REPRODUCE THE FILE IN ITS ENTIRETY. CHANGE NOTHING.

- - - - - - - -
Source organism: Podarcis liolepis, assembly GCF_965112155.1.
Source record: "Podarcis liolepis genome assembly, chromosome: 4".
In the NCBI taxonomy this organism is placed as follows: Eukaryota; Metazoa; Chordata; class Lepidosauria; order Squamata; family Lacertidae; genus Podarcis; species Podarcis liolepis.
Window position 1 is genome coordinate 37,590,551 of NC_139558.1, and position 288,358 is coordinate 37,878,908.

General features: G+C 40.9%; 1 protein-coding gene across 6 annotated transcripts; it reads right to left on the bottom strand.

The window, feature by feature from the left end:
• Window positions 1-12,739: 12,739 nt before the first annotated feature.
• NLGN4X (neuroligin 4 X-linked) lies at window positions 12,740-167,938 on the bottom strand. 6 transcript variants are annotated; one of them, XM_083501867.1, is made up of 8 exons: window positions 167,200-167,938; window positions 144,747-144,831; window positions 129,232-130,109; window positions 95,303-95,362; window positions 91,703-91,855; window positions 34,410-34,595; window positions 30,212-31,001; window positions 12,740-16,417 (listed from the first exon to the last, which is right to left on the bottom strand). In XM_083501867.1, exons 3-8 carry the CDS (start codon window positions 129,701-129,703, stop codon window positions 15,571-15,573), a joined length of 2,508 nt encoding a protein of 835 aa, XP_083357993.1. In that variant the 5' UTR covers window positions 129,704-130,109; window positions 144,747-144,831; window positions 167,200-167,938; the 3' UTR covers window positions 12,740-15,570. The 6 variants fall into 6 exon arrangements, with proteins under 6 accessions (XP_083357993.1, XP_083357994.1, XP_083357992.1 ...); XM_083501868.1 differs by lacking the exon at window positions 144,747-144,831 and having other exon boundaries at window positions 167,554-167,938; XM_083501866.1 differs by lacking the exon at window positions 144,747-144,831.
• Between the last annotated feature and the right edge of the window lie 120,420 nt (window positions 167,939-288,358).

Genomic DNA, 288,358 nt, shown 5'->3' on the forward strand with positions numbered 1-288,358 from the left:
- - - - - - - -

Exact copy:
Source organism: Podarcis liolepis, assembly GCF_965112155.1.
Source record: "Podarcis liolepis genome assembly, chromosome: 4".
In the NCBI taxonomy this organism is placed as follows: Eukaryota; Metazoa; Chordata; class Lepidosauria; order Squamata; family Lacertidae; genus Podarcis; species Podarcis liolepis.
Window position 1 is genome coordinate 37,590,551 of NC_139558.1, and position 288,358 is coordinate 37,878,908.

General features: G+C 40.9%; 1 protein-coding gene across 6 annotated transcripts; it reads right to left on the bottom strand.

The window, feature by feature from the left end:
• Window positions 1-12,739: 12,739 nt before the first annotated feature.
• NLGN4X (neuroligin 4 X-linked) lies at window positions 12,740-167,938 on the bottom strand. 6 transcript variants are annotated; one of them, XM_083501867.1, is made up of 8 exons: window positions 167,200-167,938; window positions 144,747-144,831; window positions 129,232-130,109; window positions 95,303-95,362; window positions 91,703-91,855; window positions 34,410-34,595; window positions 30,212-31,001; window positions 12,740-16,417 (listed from the first exon to the last, which is right to left on the bottom strand). In XM_083501867.1, exons 3-8 carry the CDS (start codon window positions 129,701-129,703, stop codon window positions 15,571-15,573), a joined length of 2,508 nt encoding a protein of 835 aa, XP_083357993.1. In that variant the 5' UTR covers window positions 129,704-130,109; window positions 144,747-144,831; window positions 167,200-167,938; the 3' UTR covers window positions 12,740-15,570. The 6 variants fall into 6 exon arrangements, with proteins under 6 accessions (XP_083357993.1, XP_083357994.1, XP_083357992.1 ...); XM_083501868.1 differs by lacking the exon at window positions 144,747-144,831 and having other exon boundaries at window positions 167,554-167,938; XM_083501866.1 differs by lacking the exon at window positions 144,747-144,831.
• Between the last annotated feature and the right edge of the window lie 120,420 nt (window positions 167,939-288,358).

Genomic DNA, 288,358 nt, shown 5'->3' on the forward strand with positions numbered 1-288,358 from the left: